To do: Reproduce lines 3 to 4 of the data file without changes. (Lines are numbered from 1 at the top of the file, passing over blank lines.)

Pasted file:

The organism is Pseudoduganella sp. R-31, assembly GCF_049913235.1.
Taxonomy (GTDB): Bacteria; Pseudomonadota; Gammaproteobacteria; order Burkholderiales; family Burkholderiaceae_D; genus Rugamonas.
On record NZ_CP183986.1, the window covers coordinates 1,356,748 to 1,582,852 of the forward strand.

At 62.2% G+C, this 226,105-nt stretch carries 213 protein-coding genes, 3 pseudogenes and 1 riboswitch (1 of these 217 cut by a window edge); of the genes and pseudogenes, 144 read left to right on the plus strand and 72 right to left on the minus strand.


On record NZ_CP183986.1, the window covers coordinates 1,356,748 to 1,582,852 of the forward strand.

At 62.2% G+C, this 226,105-nt stretch carries 213 protein-coding genes, 3 pseudogenes and 1 riboswitch (1 of these 217 cut by a window edge); of the genes and pseudogenes, 144 read left to right on the plus strand and 72 right to left on the minus strand.